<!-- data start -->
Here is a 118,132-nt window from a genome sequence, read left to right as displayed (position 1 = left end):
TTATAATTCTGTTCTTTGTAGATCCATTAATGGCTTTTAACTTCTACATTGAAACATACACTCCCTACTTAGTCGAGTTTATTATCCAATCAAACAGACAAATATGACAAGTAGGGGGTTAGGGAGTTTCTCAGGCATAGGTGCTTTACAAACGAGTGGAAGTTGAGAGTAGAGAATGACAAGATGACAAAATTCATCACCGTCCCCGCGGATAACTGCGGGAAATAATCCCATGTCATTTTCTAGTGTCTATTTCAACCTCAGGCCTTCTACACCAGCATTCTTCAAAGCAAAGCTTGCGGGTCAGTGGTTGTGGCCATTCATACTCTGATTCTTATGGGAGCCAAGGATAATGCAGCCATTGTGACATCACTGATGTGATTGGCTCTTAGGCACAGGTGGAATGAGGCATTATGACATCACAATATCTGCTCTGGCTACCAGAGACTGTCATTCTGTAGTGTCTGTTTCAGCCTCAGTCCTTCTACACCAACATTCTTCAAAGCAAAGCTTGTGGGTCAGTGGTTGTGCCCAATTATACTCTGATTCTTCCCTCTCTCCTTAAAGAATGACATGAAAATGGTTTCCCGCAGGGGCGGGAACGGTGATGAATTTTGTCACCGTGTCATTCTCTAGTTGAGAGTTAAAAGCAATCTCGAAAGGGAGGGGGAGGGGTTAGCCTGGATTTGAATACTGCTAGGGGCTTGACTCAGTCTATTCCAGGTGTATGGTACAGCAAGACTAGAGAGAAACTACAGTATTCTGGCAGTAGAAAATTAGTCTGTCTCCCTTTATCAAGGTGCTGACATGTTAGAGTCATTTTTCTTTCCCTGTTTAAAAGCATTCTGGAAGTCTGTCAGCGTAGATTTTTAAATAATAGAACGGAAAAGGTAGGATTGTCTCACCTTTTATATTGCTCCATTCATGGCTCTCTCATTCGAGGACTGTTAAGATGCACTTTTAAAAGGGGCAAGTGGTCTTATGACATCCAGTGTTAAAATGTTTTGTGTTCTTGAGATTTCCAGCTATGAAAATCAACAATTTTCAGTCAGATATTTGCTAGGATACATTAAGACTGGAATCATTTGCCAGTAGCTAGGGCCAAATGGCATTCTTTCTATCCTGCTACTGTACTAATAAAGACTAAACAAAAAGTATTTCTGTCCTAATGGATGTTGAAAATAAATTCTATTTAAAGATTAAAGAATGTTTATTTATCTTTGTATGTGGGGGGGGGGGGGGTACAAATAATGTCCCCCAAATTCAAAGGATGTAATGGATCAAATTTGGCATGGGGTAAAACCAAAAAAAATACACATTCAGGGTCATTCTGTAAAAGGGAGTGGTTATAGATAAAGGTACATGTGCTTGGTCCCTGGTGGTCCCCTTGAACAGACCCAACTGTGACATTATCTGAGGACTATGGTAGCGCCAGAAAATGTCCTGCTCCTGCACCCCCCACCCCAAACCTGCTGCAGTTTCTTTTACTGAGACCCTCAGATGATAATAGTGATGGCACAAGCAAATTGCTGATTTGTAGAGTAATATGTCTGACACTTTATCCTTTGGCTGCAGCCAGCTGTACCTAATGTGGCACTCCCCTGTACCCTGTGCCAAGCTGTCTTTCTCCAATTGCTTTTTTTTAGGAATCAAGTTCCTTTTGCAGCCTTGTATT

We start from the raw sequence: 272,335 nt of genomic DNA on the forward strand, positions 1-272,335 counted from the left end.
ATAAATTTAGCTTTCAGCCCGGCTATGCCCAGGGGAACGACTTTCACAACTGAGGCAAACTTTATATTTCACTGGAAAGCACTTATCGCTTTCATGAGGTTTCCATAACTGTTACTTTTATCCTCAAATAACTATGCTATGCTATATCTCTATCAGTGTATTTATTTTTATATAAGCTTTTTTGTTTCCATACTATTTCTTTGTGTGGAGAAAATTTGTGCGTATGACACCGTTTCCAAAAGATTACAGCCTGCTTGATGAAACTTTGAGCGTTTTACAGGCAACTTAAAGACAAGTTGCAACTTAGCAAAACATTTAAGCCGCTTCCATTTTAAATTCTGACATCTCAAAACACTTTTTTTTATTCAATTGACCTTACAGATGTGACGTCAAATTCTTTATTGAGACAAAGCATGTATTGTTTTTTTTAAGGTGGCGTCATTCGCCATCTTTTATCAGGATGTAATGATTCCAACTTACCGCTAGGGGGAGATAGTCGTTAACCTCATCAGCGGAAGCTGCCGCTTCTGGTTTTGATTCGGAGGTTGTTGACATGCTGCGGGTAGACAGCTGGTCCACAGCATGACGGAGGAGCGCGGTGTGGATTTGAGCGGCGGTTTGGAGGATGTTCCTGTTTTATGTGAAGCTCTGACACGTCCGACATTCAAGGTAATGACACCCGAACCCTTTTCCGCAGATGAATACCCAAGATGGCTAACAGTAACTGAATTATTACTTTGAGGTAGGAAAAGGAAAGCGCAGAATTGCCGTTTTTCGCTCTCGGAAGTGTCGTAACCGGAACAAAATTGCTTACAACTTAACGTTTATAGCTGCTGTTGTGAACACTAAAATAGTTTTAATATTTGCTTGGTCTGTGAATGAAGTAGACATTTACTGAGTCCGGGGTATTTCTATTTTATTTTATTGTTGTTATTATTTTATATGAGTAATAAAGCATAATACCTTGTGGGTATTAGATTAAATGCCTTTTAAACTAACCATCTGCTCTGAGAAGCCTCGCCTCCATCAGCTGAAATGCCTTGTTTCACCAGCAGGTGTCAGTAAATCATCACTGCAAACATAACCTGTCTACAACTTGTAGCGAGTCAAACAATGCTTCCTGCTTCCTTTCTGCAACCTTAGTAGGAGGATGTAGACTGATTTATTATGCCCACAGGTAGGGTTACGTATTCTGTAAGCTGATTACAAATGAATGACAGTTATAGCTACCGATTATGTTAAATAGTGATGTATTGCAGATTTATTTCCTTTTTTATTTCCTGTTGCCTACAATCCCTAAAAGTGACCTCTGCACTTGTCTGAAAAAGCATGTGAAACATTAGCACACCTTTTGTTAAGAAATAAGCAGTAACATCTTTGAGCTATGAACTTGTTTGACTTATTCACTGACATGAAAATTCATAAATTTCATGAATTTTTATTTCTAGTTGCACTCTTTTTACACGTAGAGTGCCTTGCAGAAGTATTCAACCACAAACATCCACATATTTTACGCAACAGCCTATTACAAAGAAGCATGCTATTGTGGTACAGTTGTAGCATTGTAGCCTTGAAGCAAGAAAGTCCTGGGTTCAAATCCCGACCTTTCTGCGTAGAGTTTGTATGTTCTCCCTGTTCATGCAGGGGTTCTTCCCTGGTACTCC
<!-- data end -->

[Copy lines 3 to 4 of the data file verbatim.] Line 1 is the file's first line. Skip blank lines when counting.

We start from the raw sequence: 272,335 nt of genomic DNA on the forward strand, positions 1-272,335 counted from the left end.
ATAAATTTAGCTTTCAGCCCGGCTATGCCCAGGGGAACGACTTTCACAACTGAGGCAAACTTTATATTTCACTGGAAAGCACTTATCGCTTTCATGAGGTTTCCATAACTGTTACTTTTATCCTCAAATAACTATGCTATGCTATATCTCTATCAGTGTATTTATTTTTATATAAGCTTTTTTGTTTCCATACTATTTCTTTGTGTGGAGAAAATTTGTGCGTATGACACCGTTTCCAAAAGATTACAGCCTGCTTGATGAAACTTTGAGCGTTTTACAGGCAACTTAAAGACAAGTTGCAACTTAGCAAAACATTTAAGCCGCTTCCATTTTAAATTCTGACATCTCAAAACACTTTTTTTTATTCAATTGACCTTACAGATGTGACGTCAAATTCTTTATTGAGACAAAGCATGTATTGTTTTTTTTAAGGTGGCGTCATTCGCCATCTTTTATCAGGATGTAATGATTCCAACTTACCGCTAGGGGGAGATAGTCGTTAACCTCATCAGCGGAAGCTGCCGCTTCTGGTTTTGATTCGGAGGTTGTTGACATGCTGCGGGTAGACAGCTGGTCCACAGCATGACGGAGGAGCGCGGTGTGGATTTGAGCGGCGGTTTGGAGGATGTTCCTGTTTTATGTGAAGCTCTGACACGTCCGACATTCAAGGTAATGACACCCGAACCCTTTTCCGCAGATGAATACCCAAGATGGCTAACAGTAACTGAATTATTACTTTGAGGTAGGAAAAGGAAAGCGCAGAATTGCCGTTTTTCGCTCTCGGAAGTGTCGTAACCGGAACAAAATTGCTTACAACTTAACGTTTATAGCTGCTGTTGTGAACACTAAAATAGTTTTAATATTTGCTTGGTCTGTGAATGAAGTAGACATTTACTGAGTCCGGGGTATTTCTATTTTATTTTATTGTTGTTATTATTTTATATGAGTAATAAAGCATAATACCTTGTGGGTATTAGATTAAATGCCTTTTAAACTAACCATCTGCTCTGAGAAGCCTCGCCTCCATCAGCTGAAATGCCTTGTTTCACCAGCAGGTGTCAGTAAATCATCACTGCAAACATAACCTGTCTACAACTTGTAGCGAGTCAAACAATGCTTCCTGCTTCCTTTCTGCAACCTTAGTAGGAGGATGTAGACTGATTTATTATGCCCACAGGTAGGGTTACGTATTCTGTAAGCTGATTACAAATGAATGACAGTTATAGCTACCGATTATGTTAAATAGTGATGTATTGCAGATTTATTTCCTTTTTTATTTCCTGTTGCCTACAATCCCTAAAAGTGACCTCTGCACTTGTCTGAAAAAGCATGTGAAACATTAGCACACCTTTTGTTAAGAAATAAGCAGTAACATCTTTGAGCTATGAACTTGTTTGACTTATTCACTGACATGAAAATTCATAAATTTCATGAATTTTTATTTCTAGTTGCACTCTTTTTACACGTAGAGTGCCTTGCAGAAGTATTCAACCACAAACATCCACATATTTTACGCAACAGCCTATTACAAAGAAGCATGCTATTGTGGTACAGTTGTAGCATTGTAGCCTTGAAGCAAGAAAGTCCTGGGTTCAAATCCCGACCTTTCTGCGTAGAGTTTGTATGTTCTCCCTGTTCATGCAGGGGTTCTTCCCTGGTACTCC